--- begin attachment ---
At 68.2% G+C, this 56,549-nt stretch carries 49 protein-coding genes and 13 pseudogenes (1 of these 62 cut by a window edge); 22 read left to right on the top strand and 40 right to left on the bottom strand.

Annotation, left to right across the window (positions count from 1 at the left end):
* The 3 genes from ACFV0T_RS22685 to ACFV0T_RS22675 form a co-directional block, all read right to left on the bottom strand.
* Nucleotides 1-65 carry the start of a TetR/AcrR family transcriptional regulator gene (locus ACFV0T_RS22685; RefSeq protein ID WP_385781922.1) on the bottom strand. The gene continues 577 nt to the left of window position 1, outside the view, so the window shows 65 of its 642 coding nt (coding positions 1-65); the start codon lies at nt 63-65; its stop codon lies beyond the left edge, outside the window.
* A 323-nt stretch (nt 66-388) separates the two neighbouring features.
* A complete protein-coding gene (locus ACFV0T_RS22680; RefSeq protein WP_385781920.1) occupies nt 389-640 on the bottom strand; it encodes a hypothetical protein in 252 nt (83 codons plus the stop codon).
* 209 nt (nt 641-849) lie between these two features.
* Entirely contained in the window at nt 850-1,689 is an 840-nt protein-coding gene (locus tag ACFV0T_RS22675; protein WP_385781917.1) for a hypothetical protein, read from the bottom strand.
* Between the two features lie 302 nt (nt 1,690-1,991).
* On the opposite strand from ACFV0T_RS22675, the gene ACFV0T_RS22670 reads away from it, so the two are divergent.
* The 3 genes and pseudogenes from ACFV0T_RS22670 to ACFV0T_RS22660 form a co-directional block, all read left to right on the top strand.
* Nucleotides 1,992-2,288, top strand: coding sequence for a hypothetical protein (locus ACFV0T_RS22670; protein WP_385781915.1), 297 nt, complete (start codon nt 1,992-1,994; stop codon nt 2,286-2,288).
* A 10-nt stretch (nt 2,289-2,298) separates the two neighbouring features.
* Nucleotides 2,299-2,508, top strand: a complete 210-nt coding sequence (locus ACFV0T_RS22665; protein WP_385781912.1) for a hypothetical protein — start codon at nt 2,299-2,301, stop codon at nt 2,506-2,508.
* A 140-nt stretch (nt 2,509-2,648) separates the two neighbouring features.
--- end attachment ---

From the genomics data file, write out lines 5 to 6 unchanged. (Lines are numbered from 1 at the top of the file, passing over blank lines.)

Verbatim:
* A 323-nt stretch (nt 66-388) separates the two neighbouring features.
* A complete protein-coding gene (locus ACFV0T_RS22680; RefSeq protein WP_385781920.1) occupies nt 389-640 on the bottom strand; it encodes a hypothetical protein in 252 nt (83 codons plus the stop codon).